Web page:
Obviously the Big Australian Gold Rush that started in the 1850s and 1860s had also reached the news in the Netherlands. It looks like that several potential prospectors signed on as sailor on the many merchants ship with the aim to jump ship in Australia and try their luck on the gold fields, Other sailors were perhaps told about the gold during such a boat trip and followed the same example and jumped ship. They then often made their way to the goldfields on foot.
One of the most famous Dutch jumpers was a man named Johan Carl Zwartz. He arrived in Australia in 1853 aboard the ship “Bussorah Merchant.” However, he soon became disillusioned with the poor living conditions and low wages offered to him by his employer. In 1854, he jumped ship in Melbourne and made his way to the goldfields in Ballarat, where he worked as a miner.
Zwartz’s story is not unique. Many Dutch migrants made the decision to jump ship and join the Gold Rush, despite the risks involved. In some cases, they were successful and made a fortune, but in others, they found little gold and struggled to make ends meet.
It’s worth noting that jumping ship was a risky and often illegal act. Those caught jumping ship could face imprisonment or deportation. However, for some migrants, the potential rewards of participating in the Gold Rush were worth the risk.
Other Dutch gold diggers include:
Pieter Dogger was a Dutchman who arrived in Victoria in the early 1850s and worked as a miner in the Ballarat region during the Victorian Gold Rush. He later became a successful businessman and landowner in the area, and was known for his involvement in local politics and community affairs.
In addition to his business and landowning activities, Dogger was also active in local government. He served as a member of the Ballarat Municipal Council in the 1860s, and was elected mayor of the city in 1873-74. During his tenure as mayor, Dogger focused on improving the city’s infrastructure, including the construction of new roads and bridges. He was also involved in the establishment of several educational institutions in the area, including the Ballarat School of Mines.
Dogger was a prominent member of the local Presbyterian Church and was involved in several charitable organizations in the area. He was also known for his support of the temperance movement, which sought to promote abstinence from alcohol.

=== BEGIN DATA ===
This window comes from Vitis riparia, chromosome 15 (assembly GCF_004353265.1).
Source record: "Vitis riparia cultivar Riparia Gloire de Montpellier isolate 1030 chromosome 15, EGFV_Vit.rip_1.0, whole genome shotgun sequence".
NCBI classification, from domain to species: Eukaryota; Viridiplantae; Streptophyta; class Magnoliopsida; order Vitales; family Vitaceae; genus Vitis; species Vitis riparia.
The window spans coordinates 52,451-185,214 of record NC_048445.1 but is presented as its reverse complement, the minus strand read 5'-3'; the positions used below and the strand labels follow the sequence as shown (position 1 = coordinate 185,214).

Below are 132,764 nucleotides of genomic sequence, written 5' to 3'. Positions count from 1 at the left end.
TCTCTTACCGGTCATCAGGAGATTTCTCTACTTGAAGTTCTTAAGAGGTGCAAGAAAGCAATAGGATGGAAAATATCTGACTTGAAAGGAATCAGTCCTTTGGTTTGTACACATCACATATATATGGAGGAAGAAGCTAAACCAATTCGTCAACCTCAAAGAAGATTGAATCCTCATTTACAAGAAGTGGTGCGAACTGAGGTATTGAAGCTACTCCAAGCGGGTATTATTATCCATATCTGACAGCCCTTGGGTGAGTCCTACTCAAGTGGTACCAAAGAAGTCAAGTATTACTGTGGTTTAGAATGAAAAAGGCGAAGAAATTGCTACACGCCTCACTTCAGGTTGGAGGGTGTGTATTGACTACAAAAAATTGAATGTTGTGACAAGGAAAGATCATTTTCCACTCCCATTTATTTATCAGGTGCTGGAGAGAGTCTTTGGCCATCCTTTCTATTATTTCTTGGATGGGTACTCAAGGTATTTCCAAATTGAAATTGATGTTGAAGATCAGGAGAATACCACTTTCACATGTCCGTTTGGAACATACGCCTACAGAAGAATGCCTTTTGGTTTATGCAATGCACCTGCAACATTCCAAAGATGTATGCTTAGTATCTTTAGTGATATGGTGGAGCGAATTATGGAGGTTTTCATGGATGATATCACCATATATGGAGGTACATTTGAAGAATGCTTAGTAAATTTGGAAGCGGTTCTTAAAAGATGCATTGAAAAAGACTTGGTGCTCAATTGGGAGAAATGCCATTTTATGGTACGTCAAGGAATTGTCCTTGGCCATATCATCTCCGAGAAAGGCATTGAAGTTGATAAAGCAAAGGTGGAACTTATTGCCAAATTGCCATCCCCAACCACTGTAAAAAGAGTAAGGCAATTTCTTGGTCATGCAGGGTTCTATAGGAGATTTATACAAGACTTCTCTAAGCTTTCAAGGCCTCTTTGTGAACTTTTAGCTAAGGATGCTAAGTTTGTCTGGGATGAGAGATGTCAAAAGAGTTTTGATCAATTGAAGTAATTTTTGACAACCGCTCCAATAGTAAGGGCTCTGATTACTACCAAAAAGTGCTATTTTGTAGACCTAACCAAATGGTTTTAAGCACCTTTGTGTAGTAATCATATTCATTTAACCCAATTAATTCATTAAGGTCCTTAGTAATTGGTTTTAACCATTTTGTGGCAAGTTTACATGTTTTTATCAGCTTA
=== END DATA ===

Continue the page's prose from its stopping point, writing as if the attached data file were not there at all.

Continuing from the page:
Herman C. Verstegen was a Dutchman who arrived in Victoria in 1853 and began mining for gold near the town of Beechworth. He later became a prominent businessman and landowner in the region.
Johan August Van Haandel was another Dutchman who arrived in Victoria in the early 1850s and became involved in the gold rush. He later went on to establish a successful brewery in the town of Mildura.
Jan Van Grootel was a Dutchman who arrived in Victoria in the early 1850s and worked as a miner in the Ballarat region. He later became a successful businessman and landowner in the area.
Peter Brouwer was a Dutchman who arrived in Victoria in the mid-1850s and worked as a miner in the Ballarat region. He later went on to become a successful farmer and landowner in the area.
Johannes Klinkhamer arrived in Victoria in 1852 and became a successful miner in the Ballarat region. He later became a hotelier and owned several hotels in the area.
Willem Rees arrived in Victoria in 1853 and worked as a miner in the Ballarat region. He later became a successful businessman and landowner in the area.
Gerrit Bult came to Victoria in 1853 and worked as a miner in the Bendigo region. He later became a farmer and landowner in the area.
Hendrik Hiddingh arrived in Victoria in 1852 and worked as a miner in the Ballarat region. He later became a successful businessman and landowner in the area.
Klaas de Korte came to Victoria in 1853 and worked as a miner in the Ballarat region. He later became a farmer and landowner in the area.
Overall, Dutch migrants were just one group of many who came to Australia during the Gold Rush in search of fortune and a better life. Their stories provide a glimpse into the challenges and opportunities that faced those who participated in one of the most significant events in Australian history.
Edward Duyker in his book: The Dutch In Australia, found that of the 165 Dutch individual who arrived in Australia between 1845 and 1905 half of them arrived during the gold rush period. All but one were men and their average age weas 25 years , they waited 20 years to be naturalised.
Jumping ship seems to have been a serious issue. The origin of the Dutch Queen Wilhelmina Benevolent Trust Fund dates back to 1903 when it was setup to support Dutch sailors who jumped ship and became in need of support to survive.
Jan Vennik – and other Dutchmen at the Eureka Stockade (1854)
Dutch immigration to Australia, history, stats and other resources